If you’re not sure if your child has ingested a button battery, signs to look out for include wheezing, drooling, vomiting, chest discomfort, difficulty swallowing and gagging when eating or drinking.

Damage can also occur if a child puts the battery in their nose or ear.

Storing your disposable hearing aid batteries safely

Now that you know, you can see why it’s important to keep your hearing aid batteries safe from little hands or inquisitive pets. It’s important to find a safe place to store your batteries. Here are some dos and don’ts:

  • DO invest in a container with a snap-tight lid. Store it on a shelf (the higher the better – as long as you can reach it safely) in a closet which has a door you keep shut.
  • DO store your batteries at room temperature. Heat shortens battery life and, contrary to popular opinion, battery life is not extended by storing them in the refrigeration.
  • DON’T store batteries next to metal objects, such as coins and keys. These are common items found in pant pockets and purses.
  • DON’T store your batteries with your medications. Many pills are the same size and shape as hearing aid batteries. Many cases of accidental battery poisoning have occurred from people who mistakenly ingested a hearing aid battery while taking their daily medications.
  • DO be careful with all button batteries in your home, not just the ones in your hearing aids. Button batteries are also commonly used in remote controls, toys, thermometers, tealight candles, key fobs and even light-up shoes.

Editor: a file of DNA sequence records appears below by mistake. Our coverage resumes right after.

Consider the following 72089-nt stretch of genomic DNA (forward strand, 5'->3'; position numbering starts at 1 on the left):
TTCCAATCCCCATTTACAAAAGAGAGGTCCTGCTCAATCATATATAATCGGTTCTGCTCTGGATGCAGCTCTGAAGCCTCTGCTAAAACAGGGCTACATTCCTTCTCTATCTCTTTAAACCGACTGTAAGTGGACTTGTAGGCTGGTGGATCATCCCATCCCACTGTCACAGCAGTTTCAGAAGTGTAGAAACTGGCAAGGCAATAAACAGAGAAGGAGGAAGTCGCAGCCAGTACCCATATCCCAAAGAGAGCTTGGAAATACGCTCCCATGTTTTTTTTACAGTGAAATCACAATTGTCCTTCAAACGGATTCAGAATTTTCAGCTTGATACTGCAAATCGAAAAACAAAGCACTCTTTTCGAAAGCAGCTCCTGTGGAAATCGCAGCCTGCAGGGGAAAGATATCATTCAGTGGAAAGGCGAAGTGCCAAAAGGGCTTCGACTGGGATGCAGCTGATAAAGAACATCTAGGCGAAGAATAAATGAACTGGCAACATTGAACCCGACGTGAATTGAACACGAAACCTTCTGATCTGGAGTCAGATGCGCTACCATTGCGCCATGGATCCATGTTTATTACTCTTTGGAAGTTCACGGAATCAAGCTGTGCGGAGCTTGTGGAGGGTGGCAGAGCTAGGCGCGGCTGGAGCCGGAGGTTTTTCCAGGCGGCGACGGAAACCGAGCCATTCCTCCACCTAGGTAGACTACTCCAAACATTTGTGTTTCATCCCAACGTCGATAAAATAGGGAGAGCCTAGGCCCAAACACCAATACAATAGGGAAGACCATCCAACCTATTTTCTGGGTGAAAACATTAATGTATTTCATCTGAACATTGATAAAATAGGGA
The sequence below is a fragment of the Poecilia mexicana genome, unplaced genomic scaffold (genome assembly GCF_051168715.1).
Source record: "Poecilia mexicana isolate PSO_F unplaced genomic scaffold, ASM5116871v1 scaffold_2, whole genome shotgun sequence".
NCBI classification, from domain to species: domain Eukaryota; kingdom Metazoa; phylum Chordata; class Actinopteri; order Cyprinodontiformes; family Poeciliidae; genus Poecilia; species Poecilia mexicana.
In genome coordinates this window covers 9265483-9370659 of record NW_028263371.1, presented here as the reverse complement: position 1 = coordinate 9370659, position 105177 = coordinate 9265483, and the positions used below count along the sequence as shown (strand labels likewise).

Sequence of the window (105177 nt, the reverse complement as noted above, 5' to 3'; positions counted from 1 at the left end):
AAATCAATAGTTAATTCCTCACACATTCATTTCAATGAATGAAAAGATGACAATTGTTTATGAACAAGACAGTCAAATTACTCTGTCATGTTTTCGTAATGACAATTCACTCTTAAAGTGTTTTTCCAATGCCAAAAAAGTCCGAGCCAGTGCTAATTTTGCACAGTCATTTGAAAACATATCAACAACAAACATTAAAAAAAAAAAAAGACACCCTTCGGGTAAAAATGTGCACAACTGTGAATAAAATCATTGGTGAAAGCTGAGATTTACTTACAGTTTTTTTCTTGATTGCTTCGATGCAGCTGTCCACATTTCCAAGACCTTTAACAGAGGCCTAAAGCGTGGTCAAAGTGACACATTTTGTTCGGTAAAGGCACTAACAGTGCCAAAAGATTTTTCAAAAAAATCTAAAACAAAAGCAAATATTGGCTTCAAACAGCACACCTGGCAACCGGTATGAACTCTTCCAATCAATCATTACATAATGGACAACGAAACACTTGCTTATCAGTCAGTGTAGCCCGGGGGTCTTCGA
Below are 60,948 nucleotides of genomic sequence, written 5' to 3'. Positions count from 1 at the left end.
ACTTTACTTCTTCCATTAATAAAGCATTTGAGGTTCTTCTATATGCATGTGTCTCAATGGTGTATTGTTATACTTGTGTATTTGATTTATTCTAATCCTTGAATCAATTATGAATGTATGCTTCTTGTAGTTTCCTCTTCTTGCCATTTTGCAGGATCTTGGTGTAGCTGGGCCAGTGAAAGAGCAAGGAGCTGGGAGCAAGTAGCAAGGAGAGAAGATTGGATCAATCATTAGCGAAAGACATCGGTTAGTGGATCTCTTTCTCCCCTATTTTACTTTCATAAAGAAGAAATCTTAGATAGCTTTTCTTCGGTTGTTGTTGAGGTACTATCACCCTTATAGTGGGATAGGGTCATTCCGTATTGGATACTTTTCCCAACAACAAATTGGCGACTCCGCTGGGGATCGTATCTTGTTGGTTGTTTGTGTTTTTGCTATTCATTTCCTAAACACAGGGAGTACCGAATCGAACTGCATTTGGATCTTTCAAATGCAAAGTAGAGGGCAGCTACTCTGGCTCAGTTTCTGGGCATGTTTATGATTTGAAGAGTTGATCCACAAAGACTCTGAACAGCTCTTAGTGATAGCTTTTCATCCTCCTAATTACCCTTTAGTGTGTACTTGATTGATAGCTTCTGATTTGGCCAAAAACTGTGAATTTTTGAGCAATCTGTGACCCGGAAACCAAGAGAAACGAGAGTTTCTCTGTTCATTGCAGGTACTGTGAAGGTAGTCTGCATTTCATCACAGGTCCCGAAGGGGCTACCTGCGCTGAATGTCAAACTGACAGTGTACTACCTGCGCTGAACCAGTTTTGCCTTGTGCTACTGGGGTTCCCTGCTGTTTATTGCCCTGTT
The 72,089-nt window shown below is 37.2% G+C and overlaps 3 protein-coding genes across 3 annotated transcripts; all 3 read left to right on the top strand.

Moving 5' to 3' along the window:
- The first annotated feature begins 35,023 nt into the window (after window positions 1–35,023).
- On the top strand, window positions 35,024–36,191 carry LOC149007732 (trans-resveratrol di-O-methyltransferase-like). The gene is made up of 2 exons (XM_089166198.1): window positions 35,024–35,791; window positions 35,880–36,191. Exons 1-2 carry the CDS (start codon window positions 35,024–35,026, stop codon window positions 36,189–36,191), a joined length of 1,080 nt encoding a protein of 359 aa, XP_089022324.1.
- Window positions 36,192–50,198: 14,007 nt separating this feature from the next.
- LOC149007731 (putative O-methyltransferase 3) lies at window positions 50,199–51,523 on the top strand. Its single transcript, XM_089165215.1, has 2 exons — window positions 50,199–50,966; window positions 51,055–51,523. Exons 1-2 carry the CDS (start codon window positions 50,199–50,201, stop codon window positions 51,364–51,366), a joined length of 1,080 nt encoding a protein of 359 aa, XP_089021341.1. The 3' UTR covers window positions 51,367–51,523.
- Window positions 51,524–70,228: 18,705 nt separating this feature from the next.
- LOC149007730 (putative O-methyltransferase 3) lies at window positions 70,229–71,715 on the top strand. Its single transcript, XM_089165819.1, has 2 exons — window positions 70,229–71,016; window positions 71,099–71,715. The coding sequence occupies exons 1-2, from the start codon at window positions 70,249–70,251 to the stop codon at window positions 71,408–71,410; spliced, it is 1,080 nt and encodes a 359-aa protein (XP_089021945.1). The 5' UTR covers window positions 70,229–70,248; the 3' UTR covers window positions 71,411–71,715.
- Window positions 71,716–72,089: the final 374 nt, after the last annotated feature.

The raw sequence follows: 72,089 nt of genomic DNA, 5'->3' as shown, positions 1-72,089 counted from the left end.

How to properly discard your batteries

When you change your hearing aid batteries, be sure to place them in a child- and pet-proof container immediately until you can take them to a recycling center. Do not leave them on a counter or throw them in the trash can.

Batteries are recyclable

Because of the valuable metals these batteries contain, they’re extremely recyclable. Those same contents make them extremely hazardous if you simply throw them in the trash. Over time, the batteries can leak these hazardous chemicals and contaminate the environment. Recycling centers extract the dangerous chemicals and discard the remaining contents, which are safe for landfills.

In this day and age, it’s likely there are more than a few battery recycling collection centers in your community. If you aren’t already aware of their location, check with your hearing center.